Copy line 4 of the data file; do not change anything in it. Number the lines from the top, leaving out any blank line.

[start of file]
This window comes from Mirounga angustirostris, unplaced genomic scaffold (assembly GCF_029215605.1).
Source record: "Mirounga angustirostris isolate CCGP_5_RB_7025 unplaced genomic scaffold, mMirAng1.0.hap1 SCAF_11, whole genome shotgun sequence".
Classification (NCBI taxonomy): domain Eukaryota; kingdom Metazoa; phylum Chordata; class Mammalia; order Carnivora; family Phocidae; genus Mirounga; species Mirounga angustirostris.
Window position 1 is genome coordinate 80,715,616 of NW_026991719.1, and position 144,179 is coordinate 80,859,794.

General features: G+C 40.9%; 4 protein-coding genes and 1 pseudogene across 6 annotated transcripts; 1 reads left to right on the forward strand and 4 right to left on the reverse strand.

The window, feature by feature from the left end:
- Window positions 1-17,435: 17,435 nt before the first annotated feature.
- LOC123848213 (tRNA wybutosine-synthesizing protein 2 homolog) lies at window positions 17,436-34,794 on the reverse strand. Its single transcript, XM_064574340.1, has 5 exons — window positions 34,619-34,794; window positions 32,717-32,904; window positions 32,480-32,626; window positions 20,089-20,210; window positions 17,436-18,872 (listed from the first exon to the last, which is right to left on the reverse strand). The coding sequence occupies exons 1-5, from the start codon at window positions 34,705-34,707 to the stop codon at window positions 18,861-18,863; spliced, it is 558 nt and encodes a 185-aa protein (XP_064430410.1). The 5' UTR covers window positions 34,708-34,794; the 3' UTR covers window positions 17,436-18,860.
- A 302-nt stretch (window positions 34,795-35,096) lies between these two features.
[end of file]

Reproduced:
Window position 1 is genome coordinate 80,715,616 of NW_026991719.1, and position 144,179 is coordinate 80,859,794.